LumberJocks

sanding problems

  • Advertise with us

« back to Woodturning forum

Forum topic by matthewcressey posted 01-21-2013 10:48 PM 837 views 0 times favorited 6 replies Add to Favorites Watch
View matthewcressey's profile

matthewcressey

76 posts in 652 days


01-21-2013 10:48 PM

I have resently started making bowls on the lathe and I found that they need a lot f sanding so I ordered a ten pound box of mixed sandpaper. When it came in and i tried it out that some of it is absolute junk. And I was wondering why that was its aluminum oxide paper why is it so terrible? Also what kind of paper do you use?


6 replies so far

View TheDane's profile (online now)

TheDane

3810 posts in 2330 days


#1 posted 01-21-2013 11:21 PM

I have come to really appreciate the ‘Blue Flex Discs’ from Vince Welsh ( http://vinceswoodnwonders.com/blue-flex-discs/ ). They do an excellent job, and last a long time.

I use them with backup pads and interface pads, also from Vince.

I use the 2 3/8” discs, starting with either 80 or 120 grit and work up to 800 grit.

Sometimes I power sand with a drill, but most often just use a self-powered sander that I made with bushings and magnets I bought from Eddie Castelin ( http://www.eddiecastelin.com ).

—Gerry

-- Gerry -- "I don't plan to ever really grow up ... I'm just going to learn how to act in public!"

View matthewcressey's profile

matthewcressey

76 posts in 652 days


#2 posted 01-22-2013 12:41 AM

how much can you do with one disk? im currently doing it by hand with strips and im going through almost a half a sheet on the lower grits.

View TheDane's profile (online now)

TheDane

3810 posts in 2330 days


#3 posted 01-22-2013 01:23 AM

The blue discs don’t load up. You will eventually wear the abrasive off, but that takes a lot of sanding.

I have done a couple of bowls and dozens of pens with a single set. If you don’t tear them up and brush the swarf off between coats, they last a long time.

FWIW, I keep a natural bristle brush (cheap ‘chip brush’ from Menards) to brush the swarf off the sandpaper and the workpiece between grits. IMHO, this improves results for the same reason you get better results wet-sanding.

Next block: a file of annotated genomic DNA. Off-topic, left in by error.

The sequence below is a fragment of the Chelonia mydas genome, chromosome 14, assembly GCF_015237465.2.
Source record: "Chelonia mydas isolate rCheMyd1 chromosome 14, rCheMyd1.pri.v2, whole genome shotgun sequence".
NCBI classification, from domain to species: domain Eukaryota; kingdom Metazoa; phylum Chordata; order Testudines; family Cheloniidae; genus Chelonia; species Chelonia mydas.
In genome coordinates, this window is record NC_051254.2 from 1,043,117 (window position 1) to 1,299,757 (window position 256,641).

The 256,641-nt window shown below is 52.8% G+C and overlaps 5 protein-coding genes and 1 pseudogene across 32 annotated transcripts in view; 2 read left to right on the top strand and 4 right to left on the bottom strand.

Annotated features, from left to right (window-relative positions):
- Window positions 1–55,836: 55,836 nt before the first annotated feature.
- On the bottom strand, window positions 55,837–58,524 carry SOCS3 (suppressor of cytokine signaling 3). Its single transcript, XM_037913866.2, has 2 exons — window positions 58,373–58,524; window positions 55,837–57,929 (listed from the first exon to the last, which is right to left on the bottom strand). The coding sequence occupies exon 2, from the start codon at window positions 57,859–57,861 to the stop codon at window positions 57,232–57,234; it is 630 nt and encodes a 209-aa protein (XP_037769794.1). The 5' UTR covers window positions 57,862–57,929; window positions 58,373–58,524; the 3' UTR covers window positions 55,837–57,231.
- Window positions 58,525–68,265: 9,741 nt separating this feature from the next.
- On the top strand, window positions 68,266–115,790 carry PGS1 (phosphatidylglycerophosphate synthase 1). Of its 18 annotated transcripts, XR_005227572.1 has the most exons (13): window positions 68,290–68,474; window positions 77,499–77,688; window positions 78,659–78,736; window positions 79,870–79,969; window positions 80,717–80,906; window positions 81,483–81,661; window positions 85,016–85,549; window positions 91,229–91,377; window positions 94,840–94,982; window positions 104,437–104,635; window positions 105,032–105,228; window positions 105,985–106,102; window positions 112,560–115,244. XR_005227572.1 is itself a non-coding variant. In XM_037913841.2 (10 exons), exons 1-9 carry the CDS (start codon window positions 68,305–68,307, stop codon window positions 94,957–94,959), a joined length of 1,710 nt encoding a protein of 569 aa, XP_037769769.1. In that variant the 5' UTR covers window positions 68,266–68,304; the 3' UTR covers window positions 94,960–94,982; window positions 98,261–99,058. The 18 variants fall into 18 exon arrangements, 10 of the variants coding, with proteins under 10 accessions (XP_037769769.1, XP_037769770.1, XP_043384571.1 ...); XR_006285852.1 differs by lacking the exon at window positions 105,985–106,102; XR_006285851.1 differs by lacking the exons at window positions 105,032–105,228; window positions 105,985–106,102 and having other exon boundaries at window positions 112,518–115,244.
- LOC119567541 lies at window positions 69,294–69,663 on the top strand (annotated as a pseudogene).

—Gerry

-- Gerry -- "I don't plan to ever really grow up ... I'm just going to learn how to act in public!"

View matthewcressey's profile

matthewcressey

76 posts in 652 days


#4 posted 01-22-2013 01:33 AM

good i might get some of this

View lew's profile

lew

10061 posts in 2422 days


#5 posted 01-22-2013 04:20 AM

You might check out these folks-
http://www.supergrit.com/
Their prices and service are excellent.

-- Lew- Time traveler. Purveyor of the Universe's finest custom rolling pins.

View Wildwood's profile

Wildwood

1060 posts in 802 days


#6 posted 01-22-2013 02:09 PM

I also use blue discs, backup & interface pads from Vince in angle drill.

Buy, 9×11 aluminum oxide, stearate, and garnet sheets from these folks. Have never bought their bargain box sandpaper.

http://www.woodworkingshop.com/product/sh33500/

Could not fine an outstanding You-Tube video on power sanding with discs, but there is a definite learning curve to it.

Quality sandpaper makes a world of difference. When sanding on the lathe turn speed to lowest RPM’s, higher RPM’s ruin your sandpaper, burnish the wood, and highlight sanding scratches and tool marks. When sanding if paper gets hot to hold you ruined it.

My goal when turning is get an off the tool finish. No, do not always achieve my goal. I look at my damage and decide what grit paper to use. So do not always start sanding with 80 grit paper. Have spent a lot of time removing sanding scratch marks from 80, & 100 grit paper. Really hurts having to remove scratches after applied finish.

Depending upon finish going to use determines highest grit will use. Oil, oil/varnish will sand to higher grit, film finish use manufacturer’s recommendation. If used a film finish will finish the finish wet sanding & polishing with micromesh. If used stearate paper will wipe with paper towel before apply any finish.

Will have alter sanding sequence depending upon wood species, oily, softwood, & hardwood. I define it further by open or close grain wood too.

There are some modest modifications to what saying here, lot depends upon wood, finish used, and sanding between coats of finish.

-- Bill

Have your say...

You must be signed in to reply.

DISCLAIMER: Any posts on LJ are posted by individuals acting in their own right and do not necessarily reflect the views of LJ. LJ will not be held liable for the actions of any user.

Latest Projects | Latest Blog Entries | Latest Forum Topics

HomeRefurbers.com

Latest Projects | Latest Blog Entries | Latest Forum Topics

GardenTenders.com :: gardening showcase